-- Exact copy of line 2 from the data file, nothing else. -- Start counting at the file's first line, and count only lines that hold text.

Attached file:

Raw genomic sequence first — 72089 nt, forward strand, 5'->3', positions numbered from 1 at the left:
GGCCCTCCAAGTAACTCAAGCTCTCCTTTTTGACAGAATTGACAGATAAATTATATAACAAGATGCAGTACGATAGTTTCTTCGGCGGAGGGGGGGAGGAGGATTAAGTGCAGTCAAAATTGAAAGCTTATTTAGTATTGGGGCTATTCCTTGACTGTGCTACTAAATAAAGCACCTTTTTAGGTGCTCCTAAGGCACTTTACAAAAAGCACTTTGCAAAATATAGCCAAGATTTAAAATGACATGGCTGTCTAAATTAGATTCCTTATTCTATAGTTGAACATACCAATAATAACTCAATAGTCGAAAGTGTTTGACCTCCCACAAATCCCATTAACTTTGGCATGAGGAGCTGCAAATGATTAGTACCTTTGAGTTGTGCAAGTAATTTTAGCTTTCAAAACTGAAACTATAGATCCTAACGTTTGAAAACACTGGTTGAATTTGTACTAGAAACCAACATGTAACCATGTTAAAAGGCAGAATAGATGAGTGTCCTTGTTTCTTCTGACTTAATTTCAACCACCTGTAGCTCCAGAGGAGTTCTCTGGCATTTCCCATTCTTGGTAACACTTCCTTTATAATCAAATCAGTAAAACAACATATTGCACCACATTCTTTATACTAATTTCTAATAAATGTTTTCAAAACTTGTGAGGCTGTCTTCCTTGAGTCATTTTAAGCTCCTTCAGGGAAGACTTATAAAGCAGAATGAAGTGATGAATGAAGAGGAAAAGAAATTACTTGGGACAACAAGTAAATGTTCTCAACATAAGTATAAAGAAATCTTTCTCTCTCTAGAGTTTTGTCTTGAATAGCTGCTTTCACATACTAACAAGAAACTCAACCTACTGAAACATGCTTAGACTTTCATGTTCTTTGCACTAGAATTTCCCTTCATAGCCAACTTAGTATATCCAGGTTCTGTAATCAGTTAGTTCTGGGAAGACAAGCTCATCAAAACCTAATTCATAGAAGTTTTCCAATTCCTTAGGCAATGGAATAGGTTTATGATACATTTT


GGCCCTCCAAGTAACTCAAGCTCTCCTTTTTGACAGAATTGACAGATAAATTATATAACAAGATGCAGTACGATAGTTTCTTCGGCGGAGGGGGGGAGGAGGATTAAGTGCAGTCAAAATTGAAAGCTTATTTAGTATTGGGGCTATTCCTTGACTGTGCTACTAAATAAAGCACCTTTTTAGGTGCTCCTAAGGCACTTTACAAAAAGCACTTTGCAAAATATAGCCAAGATTTAAAATGACATGGCTGTCTAAATTAGATTCCTTATTCTATAGTTGAACATACCAATAATAACTCAATAGTCGAAAGTGTTTGACCTCCCACAAATCCCATTAACTTTGGCATGAGGAGCTGCAAATGATTAGTACCTTTGAGTTGTGCAAGTAATTTTAGCTTTCAAAACTGAAACTATAGATCCTAACGTTTGAAAACACTGGTTGAATTTGTACTAGAAACCAACATGTAACCATGTTAAAAGGCAGAATAGATGAGTGTCCTTGTTTCTTCTGACTTAATTTCAACCACCTGTAGCTCCAGAGGAGTTCTCTGGCATTTCCCATTCTTGGTAACACTTCCTTTATAATCAAATCAGTAAAACAACATATTGCACCACATTCTTTATACTAATTTCTAATAAATGTTTTCAAAACTTGTGAGGCTGTCTTCCTTGAGTCATTTTAAGCTCCTTCAGGGAAGACTTATAAAGCAGAATGAAGTGATGAATGAAGAGGAAAAGAAATTACTTGGGACAACAAGTAAATGTTCTCAACATAAGTATAAAGAAATCTTTCTCTCTCTAGAGTTTTGTCTTGAATAGCTGCTTTCACATACTAACAAGAAACTCAACCTACTGAAACATGCTTAGACTTTCATGTTCTTTGCACTAGAATTTCCCTTCATAGCCAACTTAGTATATCCAGGTTCTGTAATCAGTTAGTTCTGGGAAGACAAGCTCATCAAAACCTAATTCATAGAAGTTTTCCAATTCCTTAGGCAATGGAATAGGTTTATGATACATTTT